HILLSBOROUGH- Orange County officials have been negotiating in secret for months to bring a major candy manufacturer to the Mebane area. At Thursday’s meeting of the board of commissioners the public got a first look at the incentive package offered to sweeten the deal.

“We had to find a way to be competitive, to make our site draw them here,” said Economic Development Director Steve Brantley. “They very much liked the idea of living in Orange County. They particularly told me that the [company] president likes the diversity. But that was not enough. We had to do more.”

Morinaga & Company announced this week it would invest $48 million to build a manufacturing facility in Orange County’s Buckhorn Economic Development District. The facility will employ at least 90 people, paying average salaries of $38,000 a year.

And though local leaders are seemingly thrilled to have landed the deal, the package of incentives that helped attract the company will have to be formally approved by the board of commissioners following a public hearing this fall.

To that end, Brantley laid out the details of an incentive package that had previously been kept tightly under wraps. He stressed the money will not come out of the county’s general fund, but will come out of the property taxes on the new facility instead.

“It’s based upon the investment by the company,” said Brantley. “We have proposed 75 percent of the estimated taxes of the project’s capital investment for up to five years, so if for example the company made a $48 million dollar investment, it would receive approximately $308,000 annually in a performance grant for each of five years.”

Brantley added there will be a claw-back provision for the county to recoup the money should the company fail to meet its growth goals.

The City of Mebane is also considering an incentive package, and the N.C. Department of Commerce will offer a quarter million dollar grant from the One North Carolina Fund.

The 20 acre Buckhorn site is currently undeveloped, lacking water, sewer, electricity and road access. Brantley said all these will be put in place at no charge to Morinaga, as North Carolina and Orange County will share the cost.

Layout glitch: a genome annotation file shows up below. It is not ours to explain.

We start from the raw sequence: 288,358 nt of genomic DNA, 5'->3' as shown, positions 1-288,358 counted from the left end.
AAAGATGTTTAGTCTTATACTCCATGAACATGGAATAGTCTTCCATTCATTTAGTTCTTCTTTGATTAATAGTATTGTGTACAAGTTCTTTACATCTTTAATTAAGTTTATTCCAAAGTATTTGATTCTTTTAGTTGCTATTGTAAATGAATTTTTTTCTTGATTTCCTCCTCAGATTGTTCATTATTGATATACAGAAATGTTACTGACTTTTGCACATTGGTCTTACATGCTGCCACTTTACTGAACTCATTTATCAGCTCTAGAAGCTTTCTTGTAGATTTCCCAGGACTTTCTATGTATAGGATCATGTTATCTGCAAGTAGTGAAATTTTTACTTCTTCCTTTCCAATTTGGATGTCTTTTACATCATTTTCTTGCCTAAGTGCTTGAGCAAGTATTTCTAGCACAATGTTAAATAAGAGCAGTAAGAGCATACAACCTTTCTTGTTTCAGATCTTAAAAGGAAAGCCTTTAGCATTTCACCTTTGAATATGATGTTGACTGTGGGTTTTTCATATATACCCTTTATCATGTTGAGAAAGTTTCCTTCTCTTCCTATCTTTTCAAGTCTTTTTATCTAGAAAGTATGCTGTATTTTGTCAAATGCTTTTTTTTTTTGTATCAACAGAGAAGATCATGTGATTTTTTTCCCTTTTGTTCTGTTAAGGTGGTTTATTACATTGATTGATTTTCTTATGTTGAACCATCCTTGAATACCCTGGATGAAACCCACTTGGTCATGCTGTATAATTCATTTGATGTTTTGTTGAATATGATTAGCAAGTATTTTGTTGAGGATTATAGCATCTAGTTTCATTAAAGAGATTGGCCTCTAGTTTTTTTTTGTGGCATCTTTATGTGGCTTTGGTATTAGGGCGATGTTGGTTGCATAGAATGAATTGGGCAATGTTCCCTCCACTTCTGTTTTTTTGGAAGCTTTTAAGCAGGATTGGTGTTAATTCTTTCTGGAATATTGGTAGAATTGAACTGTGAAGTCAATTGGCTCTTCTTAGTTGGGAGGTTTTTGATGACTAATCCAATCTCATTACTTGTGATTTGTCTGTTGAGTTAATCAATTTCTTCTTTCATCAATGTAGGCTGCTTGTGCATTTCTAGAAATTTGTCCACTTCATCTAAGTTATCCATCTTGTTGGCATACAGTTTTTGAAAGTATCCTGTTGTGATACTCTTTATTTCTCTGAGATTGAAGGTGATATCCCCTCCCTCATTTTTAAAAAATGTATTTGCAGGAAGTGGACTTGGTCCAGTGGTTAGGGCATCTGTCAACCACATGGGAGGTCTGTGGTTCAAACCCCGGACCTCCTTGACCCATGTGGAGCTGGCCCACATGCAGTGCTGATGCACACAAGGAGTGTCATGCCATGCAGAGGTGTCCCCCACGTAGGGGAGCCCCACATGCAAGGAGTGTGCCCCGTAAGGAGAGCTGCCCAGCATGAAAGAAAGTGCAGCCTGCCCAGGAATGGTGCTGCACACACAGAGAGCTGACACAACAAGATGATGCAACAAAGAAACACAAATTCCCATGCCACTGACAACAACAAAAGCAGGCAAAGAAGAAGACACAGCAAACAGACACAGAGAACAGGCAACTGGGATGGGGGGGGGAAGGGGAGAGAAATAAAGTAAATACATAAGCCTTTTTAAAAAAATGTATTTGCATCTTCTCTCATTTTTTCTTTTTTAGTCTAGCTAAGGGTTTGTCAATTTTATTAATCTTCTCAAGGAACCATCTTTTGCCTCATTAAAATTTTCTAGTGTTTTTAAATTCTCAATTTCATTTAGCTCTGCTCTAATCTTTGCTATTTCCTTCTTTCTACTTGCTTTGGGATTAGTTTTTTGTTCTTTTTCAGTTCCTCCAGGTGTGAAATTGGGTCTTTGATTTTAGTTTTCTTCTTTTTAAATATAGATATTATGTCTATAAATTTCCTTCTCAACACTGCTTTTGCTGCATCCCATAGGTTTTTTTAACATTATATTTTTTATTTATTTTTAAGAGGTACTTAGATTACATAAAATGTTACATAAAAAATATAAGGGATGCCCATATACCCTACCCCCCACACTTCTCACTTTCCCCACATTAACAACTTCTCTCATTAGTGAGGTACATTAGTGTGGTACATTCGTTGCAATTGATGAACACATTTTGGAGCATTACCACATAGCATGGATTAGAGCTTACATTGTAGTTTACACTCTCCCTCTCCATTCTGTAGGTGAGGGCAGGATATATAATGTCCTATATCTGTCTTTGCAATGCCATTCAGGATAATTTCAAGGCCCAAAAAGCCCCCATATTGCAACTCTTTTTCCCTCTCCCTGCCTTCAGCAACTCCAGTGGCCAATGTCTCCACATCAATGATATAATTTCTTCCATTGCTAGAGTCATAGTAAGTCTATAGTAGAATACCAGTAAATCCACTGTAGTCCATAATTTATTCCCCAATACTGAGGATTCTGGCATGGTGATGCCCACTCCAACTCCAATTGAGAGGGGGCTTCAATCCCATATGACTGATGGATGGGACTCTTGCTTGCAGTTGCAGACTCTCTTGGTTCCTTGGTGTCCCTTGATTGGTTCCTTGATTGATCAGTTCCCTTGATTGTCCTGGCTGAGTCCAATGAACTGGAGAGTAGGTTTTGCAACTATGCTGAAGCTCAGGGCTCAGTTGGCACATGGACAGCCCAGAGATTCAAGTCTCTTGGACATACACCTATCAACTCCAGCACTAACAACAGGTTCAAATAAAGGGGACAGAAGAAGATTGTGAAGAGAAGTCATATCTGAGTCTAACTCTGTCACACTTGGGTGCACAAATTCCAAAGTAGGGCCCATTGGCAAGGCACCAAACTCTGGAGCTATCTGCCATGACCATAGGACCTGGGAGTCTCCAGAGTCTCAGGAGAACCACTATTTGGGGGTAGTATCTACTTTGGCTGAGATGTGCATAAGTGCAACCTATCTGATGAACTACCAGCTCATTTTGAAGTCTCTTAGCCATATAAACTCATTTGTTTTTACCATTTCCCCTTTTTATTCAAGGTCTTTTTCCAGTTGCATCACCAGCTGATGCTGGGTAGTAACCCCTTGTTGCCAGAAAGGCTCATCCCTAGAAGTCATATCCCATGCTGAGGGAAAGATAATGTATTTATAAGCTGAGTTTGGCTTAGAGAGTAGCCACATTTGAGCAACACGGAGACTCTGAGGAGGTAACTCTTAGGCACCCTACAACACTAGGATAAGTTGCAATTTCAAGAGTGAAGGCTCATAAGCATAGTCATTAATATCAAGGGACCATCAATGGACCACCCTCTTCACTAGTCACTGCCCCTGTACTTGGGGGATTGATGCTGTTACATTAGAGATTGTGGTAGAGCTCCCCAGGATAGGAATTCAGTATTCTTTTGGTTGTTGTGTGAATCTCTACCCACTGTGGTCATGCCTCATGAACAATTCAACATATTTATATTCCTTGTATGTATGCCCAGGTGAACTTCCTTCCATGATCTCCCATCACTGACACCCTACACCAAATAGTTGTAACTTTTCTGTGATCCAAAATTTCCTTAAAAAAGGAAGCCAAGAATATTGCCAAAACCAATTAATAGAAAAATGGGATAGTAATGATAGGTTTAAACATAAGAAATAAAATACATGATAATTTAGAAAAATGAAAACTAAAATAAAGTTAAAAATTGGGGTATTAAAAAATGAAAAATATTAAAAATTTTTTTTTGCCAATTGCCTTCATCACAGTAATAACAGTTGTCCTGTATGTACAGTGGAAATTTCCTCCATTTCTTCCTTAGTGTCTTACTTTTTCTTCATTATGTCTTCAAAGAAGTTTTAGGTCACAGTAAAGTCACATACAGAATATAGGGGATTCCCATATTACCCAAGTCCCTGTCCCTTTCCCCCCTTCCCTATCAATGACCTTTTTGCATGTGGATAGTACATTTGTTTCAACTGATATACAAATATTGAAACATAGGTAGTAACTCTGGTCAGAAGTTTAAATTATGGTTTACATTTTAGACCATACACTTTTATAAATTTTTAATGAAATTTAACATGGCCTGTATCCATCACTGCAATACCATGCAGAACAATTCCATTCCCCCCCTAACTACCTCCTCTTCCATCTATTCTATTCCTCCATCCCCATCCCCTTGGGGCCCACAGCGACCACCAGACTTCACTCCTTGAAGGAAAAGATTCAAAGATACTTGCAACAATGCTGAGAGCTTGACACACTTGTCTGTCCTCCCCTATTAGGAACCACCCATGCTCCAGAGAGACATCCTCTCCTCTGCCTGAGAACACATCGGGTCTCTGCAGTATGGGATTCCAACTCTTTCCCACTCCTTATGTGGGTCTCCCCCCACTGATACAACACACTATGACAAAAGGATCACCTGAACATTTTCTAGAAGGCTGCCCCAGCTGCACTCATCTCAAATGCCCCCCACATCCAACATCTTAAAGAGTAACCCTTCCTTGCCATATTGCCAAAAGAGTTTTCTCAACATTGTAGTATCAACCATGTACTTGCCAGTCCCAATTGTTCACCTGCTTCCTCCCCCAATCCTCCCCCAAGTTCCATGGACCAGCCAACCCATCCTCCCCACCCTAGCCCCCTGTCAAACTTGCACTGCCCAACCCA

“We are highly confident that the state of North Carolina has pre-qualified this project as eligible to apply for and receive a Community Development Block Grant and it will reimburse Orange County for 75 percent of our initial costs to front the water and sewer extensions to the site,” said Brantley.

Water and sewer infrastructure are estimated to cost about $675,000, some of which could come from the county’s quarter-cent sales tax.

In addition, the N.C. Department of Transportation has offered half a million dollars to provide road access to the site, and gas and electricity will be extended to the building free of charge by PSNC Energy and Progress Duke Energy.

County Manager Frank Clifton told the board that if the Morinaga facility develops as planned it could become one of the top three taxpayers in the county. More importantly, he said this project could spark renewed interested in Orange County’s economic development districts.

“This is only 20 acres out of roughly 700 that have been rezoned by this county commission for economic development purposes in the Buckhorn area,” said Clifton. “Twenty acres has the potential to produce roughly $100 million dollars of asset valuation for Orange County. That’s a significant impact and it offers us great opportunities for the future. It is a big deal in Orange County.”

The public hearing on the incentive package will likely be held in October. If all parties approve the deal, Morinaga could host a ground-breaking ceremony as early as next March.